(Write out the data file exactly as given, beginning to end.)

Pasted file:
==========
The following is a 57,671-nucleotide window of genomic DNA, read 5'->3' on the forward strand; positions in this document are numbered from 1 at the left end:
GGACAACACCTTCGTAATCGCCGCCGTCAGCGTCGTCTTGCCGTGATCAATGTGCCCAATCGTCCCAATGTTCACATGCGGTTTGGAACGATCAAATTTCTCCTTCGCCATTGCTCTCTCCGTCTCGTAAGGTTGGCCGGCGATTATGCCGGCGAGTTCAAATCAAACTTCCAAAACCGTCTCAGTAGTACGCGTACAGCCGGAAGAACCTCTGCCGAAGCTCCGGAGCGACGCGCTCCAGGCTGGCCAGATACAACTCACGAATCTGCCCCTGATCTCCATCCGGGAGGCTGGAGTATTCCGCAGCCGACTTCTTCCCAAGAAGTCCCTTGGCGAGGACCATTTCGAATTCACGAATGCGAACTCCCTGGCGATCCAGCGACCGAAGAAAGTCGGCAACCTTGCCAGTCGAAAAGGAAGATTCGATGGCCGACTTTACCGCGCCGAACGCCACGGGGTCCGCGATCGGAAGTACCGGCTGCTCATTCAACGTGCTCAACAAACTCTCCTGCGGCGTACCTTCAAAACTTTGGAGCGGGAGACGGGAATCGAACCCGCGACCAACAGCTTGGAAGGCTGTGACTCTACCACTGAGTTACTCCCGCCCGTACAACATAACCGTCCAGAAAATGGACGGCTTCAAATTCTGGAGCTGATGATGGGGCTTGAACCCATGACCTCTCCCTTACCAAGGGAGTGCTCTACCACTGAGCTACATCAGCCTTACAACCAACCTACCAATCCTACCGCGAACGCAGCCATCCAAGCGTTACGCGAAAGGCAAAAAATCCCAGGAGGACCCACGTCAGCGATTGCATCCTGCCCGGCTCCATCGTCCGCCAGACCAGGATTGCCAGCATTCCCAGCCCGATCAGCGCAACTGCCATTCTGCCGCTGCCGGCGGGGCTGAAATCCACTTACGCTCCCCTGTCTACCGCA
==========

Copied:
The following is a 57,671-nucleotide window of genomic DNA, read 5'->3' on the forward strand; positions in this document are numbered from 1 at the left end:
GGACAACACCTTCGTAATCGCCGCCGTCAGCGTCGTCTTGCCGTGATCAATGTGCCCAATCGTCCCAATGTTCACATGCGGTTTGGAACGATCAAATTTCTCCTTCGCCATTGCTCTCTCCGTCTCGTAAGGTTGGCCGGCGATTATGCCGGCGAGTTCAAATCAAACTTCCAAAACCGTCTCAGTAGTACGCGTACAGCCGGAAGAACCTCTGCCGAAGCTCCGGAGCGACGCGCTCCAGGCTGGCCAGATACAACTCACGAATCTGCCCCTGATCTCCATCCGGGAGGCTGGAGTATTCCGCAGCCGACTTCTTCCCAAGAAGTCCCTTGGCGAGGACCATTTCGAATTCACGAATGCGAACTCCCTGGCGATCCAGCGACCGAAGAAAGTCGGCAACCTTGCCAGTCGAAAAGGAAGATTCGATGGCCGACTTTACCGCGCCGAACGCCACGGGGTCCGCGATCGGAAGTACCGGCTGCTCATTCAACGTGCTCAACAAACTCTCCTGCGGCGTACCTTCAAAACTTTGGAGCGGGAGACGGGAATCGAACCCGCGACCAACAGCTTGGAAGGCTGTGACTCTACCACTGAGTTACTCCCGCCCGTACAACATAACCGTCCAGAAAATGGACGGCTTCAAATTCTGGAGCTGATGATGGGGCTTGAACCCATGACCTCTCCCTTACCAAGGGAGTGCTCTACCACTGAGCTACATCAGCCTTACAACCAACCTACCAATCCTACCGCGAACGCAGCCATCCAAGCGTTACGCGAAAGGCAAAAAATCCCAGGAGGACCCACGTCAGCGATTGCATCCTGCCCGGCTCCATCGTCCGCCAGACCAGGATTGCCAGCATTCCCAGCCCGATCAGCGCAACTGCCATTCTGCCGCTGCCGGCGGGGCTGAAATCCACTTACGCTCCCCTGTCTACCGCA